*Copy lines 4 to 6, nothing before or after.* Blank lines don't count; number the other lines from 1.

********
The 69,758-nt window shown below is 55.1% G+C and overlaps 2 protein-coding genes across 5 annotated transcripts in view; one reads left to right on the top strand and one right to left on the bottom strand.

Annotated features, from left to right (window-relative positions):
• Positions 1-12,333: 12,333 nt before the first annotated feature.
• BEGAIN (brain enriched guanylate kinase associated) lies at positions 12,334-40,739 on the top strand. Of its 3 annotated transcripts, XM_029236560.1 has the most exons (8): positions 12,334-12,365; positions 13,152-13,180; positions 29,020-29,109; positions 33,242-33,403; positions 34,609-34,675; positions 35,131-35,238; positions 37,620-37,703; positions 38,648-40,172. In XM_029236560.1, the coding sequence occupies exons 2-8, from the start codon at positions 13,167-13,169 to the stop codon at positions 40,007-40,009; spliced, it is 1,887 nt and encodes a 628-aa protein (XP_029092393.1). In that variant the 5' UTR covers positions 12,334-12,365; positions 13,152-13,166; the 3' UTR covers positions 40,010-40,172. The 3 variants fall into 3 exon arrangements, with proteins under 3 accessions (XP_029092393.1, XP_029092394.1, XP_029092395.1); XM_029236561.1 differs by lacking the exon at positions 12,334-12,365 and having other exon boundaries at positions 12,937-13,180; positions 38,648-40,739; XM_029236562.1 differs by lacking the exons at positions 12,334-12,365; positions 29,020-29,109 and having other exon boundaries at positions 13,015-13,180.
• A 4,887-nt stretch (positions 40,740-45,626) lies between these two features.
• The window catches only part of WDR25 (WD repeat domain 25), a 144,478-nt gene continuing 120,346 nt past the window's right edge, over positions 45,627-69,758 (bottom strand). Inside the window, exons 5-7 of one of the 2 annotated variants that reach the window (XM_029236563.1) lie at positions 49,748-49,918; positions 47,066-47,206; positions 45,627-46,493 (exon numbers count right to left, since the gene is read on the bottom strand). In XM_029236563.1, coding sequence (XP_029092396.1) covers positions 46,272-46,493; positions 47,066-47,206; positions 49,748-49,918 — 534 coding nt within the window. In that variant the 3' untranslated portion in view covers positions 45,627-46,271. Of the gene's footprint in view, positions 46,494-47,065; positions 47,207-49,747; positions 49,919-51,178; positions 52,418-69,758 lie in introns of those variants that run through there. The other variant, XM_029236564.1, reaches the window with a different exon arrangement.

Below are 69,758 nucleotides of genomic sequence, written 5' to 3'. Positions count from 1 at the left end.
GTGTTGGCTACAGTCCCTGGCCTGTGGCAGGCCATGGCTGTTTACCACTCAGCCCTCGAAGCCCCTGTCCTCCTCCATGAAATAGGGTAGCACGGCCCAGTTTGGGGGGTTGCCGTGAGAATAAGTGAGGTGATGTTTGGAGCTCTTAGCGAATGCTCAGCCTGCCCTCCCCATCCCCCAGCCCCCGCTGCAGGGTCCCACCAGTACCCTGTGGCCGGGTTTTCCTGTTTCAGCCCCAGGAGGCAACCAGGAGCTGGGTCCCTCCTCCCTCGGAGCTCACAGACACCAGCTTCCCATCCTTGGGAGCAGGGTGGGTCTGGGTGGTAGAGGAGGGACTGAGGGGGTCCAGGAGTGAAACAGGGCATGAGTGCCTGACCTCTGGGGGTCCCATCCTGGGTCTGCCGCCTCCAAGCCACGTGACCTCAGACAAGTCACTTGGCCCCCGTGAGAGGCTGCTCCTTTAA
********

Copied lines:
• BEGAIN (brain enriched guanylate kinase associated) lies at positions 12,334-40,739 on the top strand. Of its 3 annotated transcripts, XM_029236560.1 has the most exons (8): positions 12,334-12,365; positions 13,152-13,180; positions 29,020-29,109; positions 33,242-33,403; positions 34,609-34,675; positions 35,131-35,238; positions 37,620-37,703; positions 38,648-40,172. In XM_029236560.1, the coding sequence occupies exons 2-8, from the start codon at positions 13,167-13,169 to the stop codon at positions 40,007-40,009; spliced, it is 1,887 nt and encodes a 628-aa protein (XP_029092393.1). In that variant the 5' UTR covers positions 12,334-12,365; positions 13,152-13,166; the 3' UTR covers positions 40,010-40,172. The 3 variants fall into 3 exon arrangements, with proteins under 3 accessions (XP_029092393.1, XP_029092394.1, XP_029092395.1); XM_029236561.1 differs by lacking the exon at positions 12,334-12,365 and having other exon boundaries at positions 12,937-13,180; positions 38,648-40,739; XM_029236562.1 differs by lacking the exons at positions 12,334-12,365; positions 29,020-29,109 and having other exon boundaries at positions 13,015-13,180.
• A 4,887-nt stretch (positions 40,740-45,626) lies between these two features.
• The window catches only part of WDR25 (WD repeat domain 25), a 144,478-nt gene continuing 120,346 nt past the window's right edge, over positions 45,627-69,758 (bottom strand). Inside the window, exons 5-7 of one of the 2 annotated variants that reach the window (XM_029236563.1) lie at positions 49,748-49,918; positions 47,066-47,206; positions 45,627-46,493 (exon numbers count right to left, since the gene is read on the bottom strand). In XM_029236563.1, coding sequence (XP_029092396.1) covers positions 46,272-46,493; positions 47,066-47,206; positions 49,748-49,918 — 534 coding nt within the window. In that variant the 3' untranslated portion in view covers positions 45,627-46,271. Of the gene's footprint in view, positions 46,494-47,065; positions 47,207-49,747; positions 49,919-51,178; positions 52,418-69,758 lie in introns of those variants that run through there. The other variant, XM_029236564.1, reaches the window with a different exon arrangement.